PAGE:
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Rooted, I used to think.

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Rupert Part II - Sunday, Sept. 10, 2017


Tuesday, Jul. 10, 2012 @ 8:17 am
Carolyn



Home. This place will be home for four more days.

I going home, to my native home. And just when the move begins in earnest, I recieve an invitation to my childhood best friend's wedding.

My emotions are mixed. I cannot determine her reasoning for inviting me. Does she not realize how much her shunning me at age thirteen affected the shape of my life? Does she not realize the depth of shame I felt at the moment of her betrayal?

We have talked briefly a handful of times in the last twenty years. Our parents live four houses apart, and during the holidays we have physically crossed paths in the walkable neighbourhood. We have made awkward conversation over a firepit at the annual September block party. Our mothers are best friends, and we both hear about each other through them. We have talked briefly, but we have never talked.

I want to think that this invitation is an olive branch, but my heart tells me that it's not. My heart tells me that she wanted to invite my mother, and that her mother told her that it would be a twist of the knife to invite my mother and not invite me. I want to think that people want to be good, that people want to grow love rather than hate. I want to think that she doesn't understand that I can feel the hurt just as intensely twenty years later.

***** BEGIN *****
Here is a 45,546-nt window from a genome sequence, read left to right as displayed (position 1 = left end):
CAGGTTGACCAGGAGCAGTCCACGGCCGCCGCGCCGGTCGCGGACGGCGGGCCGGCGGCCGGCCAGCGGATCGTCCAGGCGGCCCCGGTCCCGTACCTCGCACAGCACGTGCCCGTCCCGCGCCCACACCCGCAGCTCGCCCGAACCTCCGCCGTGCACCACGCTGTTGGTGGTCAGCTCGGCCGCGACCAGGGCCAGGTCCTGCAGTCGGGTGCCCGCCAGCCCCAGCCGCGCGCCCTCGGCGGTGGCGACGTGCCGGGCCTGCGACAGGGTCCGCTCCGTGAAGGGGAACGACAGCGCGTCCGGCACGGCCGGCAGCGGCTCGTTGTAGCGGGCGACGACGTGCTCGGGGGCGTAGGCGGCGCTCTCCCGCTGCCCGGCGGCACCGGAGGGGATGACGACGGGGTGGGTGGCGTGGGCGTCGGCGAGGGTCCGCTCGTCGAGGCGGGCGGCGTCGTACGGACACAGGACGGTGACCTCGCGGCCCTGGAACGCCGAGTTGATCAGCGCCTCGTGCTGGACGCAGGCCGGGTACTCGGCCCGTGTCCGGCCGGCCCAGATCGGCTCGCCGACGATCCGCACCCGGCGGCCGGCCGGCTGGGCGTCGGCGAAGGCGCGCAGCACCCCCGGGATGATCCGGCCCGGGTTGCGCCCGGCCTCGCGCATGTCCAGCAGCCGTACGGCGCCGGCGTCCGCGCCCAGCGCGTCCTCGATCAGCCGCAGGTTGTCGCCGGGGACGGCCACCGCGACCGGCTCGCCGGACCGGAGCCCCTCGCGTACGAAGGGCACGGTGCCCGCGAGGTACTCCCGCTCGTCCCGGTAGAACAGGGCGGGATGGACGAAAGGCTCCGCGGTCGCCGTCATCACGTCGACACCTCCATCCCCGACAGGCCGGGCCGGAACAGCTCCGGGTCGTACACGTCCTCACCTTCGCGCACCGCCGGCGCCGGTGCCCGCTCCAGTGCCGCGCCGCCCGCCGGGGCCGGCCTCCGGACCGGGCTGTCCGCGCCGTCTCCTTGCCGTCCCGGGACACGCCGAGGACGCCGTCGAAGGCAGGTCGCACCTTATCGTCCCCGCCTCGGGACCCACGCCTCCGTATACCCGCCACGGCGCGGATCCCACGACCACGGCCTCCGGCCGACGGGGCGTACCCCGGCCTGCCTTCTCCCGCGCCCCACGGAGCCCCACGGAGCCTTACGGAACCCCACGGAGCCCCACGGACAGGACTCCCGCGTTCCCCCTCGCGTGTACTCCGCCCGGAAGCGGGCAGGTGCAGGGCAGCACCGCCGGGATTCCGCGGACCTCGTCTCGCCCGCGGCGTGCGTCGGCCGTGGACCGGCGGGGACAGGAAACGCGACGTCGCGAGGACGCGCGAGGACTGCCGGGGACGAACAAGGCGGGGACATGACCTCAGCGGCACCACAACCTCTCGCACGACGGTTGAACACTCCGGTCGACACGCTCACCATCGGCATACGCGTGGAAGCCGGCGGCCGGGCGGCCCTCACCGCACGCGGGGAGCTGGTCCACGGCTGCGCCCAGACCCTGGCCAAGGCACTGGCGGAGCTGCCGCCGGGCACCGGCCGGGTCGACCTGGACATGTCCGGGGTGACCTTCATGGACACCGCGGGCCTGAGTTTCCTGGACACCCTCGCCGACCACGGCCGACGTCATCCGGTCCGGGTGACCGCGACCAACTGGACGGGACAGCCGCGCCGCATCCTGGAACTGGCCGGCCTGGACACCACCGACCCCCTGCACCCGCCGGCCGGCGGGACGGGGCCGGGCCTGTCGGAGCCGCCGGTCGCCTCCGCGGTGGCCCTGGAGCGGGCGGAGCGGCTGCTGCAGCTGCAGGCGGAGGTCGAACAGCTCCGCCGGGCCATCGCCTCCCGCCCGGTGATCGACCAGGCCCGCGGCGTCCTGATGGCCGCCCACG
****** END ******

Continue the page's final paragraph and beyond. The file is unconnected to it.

I have four options:

1. Decline the invite. This tells her that I'm not interested in pursuing our friendship and that I think her invitation is out of obligation rather than pure heart.

2. Decline with the excuse that I'm busy. This tells her that I'm weak-willed and avoidant and perpetuates my nervous turtle trait that I have to think was part of the reason she dumped me.

3. Accept the invite and go and appear to have a good time. This tells her that I'm compliant and good hearted and able to maybe forgive. This also plays along with the game that everything is fine, which it is not, and is not healthy for my spirit.

4. Confront her about the invite. Phone her and tell her that I'm confused by the invitation and that I don't think that she understands how hurt I was and that in order for me to come that we need to clear the air.

I'm not sure that I have the guts to do Option 4. I know that this is the best way to go about things, that it could lead to resolution and closure and a bunch of other things. Do I really want to go bring all of this up? Is it even worth it? Will she have the capacity to deal with this six weeks before her wedding? Is it rude to confront her about it? Can I hold her to something that she did when she was 13 years old? What does she think about when she looks at her childhood photo albums and sees that I'm in more than half of the photos? Was this all just a big misunderstanding? Did I make it up? Does she feel like a victim too? What actually happened? Did I create this whole thing inside my head?

I have eight days to decide.


Roots | Shoots